MEDWAY –Superintendent Armand Pires is pleased to share that a group of Medway Middle School students won an award this Tuesday for an adaptive toy they designed for the annual Project Lead the Way Children’s Hospital Design Showcase.
Seventh grade students Kelsea Anderson, Lily Bariteau, Ellie Copeland, Caitlin MacNeil, Emma Reardon and Bella Vallieres were among 110 students from 16 Massachusetts schools that attended Mass STEM Hub’s second annual design showcase for Project Lead the Way on Tuesday, June 4, at the Merck Research Laboratories in Boston.
Student groups were challenged to design, test and build an adaptive toy for a child with cerebral palsy for the showcase using their knowledge of the engineering design process, critical measurement and mathematical modeling, computer-aided design and cerebral palsy. Students learned about these concepts in a Design and Modeling Project Lead the Way (PLTW) unit earlier this school year.
At the showcase, students presented their projects to doctors and patients of the cerebral palsy unit of Boston Children’s Hosptial. Gov. Charlie Baker and Boston Children’s Hospital CEO Sandra Fenwick also attended the showcase and met with students in the competition.
“This showcase was such a wonderful opportunity for our students to challenge themselves,” Superintendent Pires said. “They created incredibly thoughtful, useful projects, and it’s so exciting to see them using the knowledge they gained this school year to create something meaningful.”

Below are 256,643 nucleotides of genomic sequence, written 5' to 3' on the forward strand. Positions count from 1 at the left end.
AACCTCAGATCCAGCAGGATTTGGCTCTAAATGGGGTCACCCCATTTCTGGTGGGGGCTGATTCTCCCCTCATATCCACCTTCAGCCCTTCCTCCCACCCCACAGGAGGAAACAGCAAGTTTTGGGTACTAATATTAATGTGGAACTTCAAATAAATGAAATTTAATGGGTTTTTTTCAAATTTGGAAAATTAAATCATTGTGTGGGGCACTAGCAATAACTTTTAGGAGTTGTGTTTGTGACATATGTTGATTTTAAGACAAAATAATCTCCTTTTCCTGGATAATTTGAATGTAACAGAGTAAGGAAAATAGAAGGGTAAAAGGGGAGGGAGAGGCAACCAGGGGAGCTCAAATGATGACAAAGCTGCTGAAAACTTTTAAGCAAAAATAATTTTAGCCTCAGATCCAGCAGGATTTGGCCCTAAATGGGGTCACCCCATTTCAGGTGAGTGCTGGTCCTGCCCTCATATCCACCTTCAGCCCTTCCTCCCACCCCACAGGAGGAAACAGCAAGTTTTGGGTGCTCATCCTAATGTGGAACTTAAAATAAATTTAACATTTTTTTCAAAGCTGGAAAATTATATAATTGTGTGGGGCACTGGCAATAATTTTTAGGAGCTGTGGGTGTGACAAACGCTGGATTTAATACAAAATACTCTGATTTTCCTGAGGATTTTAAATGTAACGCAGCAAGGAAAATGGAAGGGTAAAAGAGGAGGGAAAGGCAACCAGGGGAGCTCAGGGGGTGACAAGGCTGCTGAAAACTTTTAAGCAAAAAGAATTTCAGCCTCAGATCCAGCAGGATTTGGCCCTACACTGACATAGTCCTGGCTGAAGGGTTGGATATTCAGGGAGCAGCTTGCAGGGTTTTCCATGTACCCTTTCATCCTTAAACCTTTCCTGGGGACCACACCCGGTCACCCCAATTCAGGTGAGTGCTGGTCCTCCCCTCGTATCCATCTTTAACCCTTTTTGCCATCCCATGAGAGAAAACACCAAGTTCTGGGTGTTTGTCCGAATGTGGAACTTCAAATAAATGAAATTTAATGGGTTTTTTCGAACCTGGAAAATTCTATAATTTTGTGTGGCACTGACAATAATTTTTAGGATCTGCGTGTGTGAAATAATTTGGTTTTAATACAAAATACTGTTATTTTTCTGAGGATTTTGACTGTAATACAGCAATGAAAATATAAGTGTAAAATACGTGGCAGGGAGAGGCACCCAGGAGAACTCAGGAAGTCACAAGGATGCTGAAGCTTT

Anderson, Copeland, Reardon and Vallieres were awarded the Practitioners’ Pick award at the showcase, which is given to the project with the most real-world promise at the competition each year. The four students built a multi-functional fidget contraption for the competition, which they designed to support cognitive, sensory and physical therapy for children ages one through 12 with cerebral palsy. The toy features matching, spinning, listening and drawing games for patients to play independently or with an occupational therapist. These features of the toy were designed to engage the cerebral palsy patient’s imagination and senses while strengthening eye-hand coordination.
MacNeil and Bariteau partnered to build a “Toys for Kids Fruit Matcher” toy for the showcase as well, which tasks the patient with matching a soft, squishy “fruit” to a cup the same color as that fruit. MacNeil and Bariteau designed the toy to provide cognitive, physical and sensory therapy to children with cerebral palsy during occupational therapy, and to help patients stretch their finger and hand muscles.
“Project Lead the Way has done a wonderful job of engaging our students and making them excited to learn about STEM topics,” said Medway Middle School Principal Craig Juelis. “This showcase gave students an opportunity to see first-hand how the topics they’re learning about in class can be applied to help others and make an impact in the world, and that’s truly incredible. Congratulations to each of these students on a job well done.”
Project Lead The Way is an initiative of Mass STEM Hub, an organization providing access to and support for premier STEM programming. Project Lead The Way aims to make STEM part of students’ regular school day. The program offers K-12 curriculum in engineering, computer science, and biomedical science that engages students in problem-solving, critical thinking, collaboration and communication.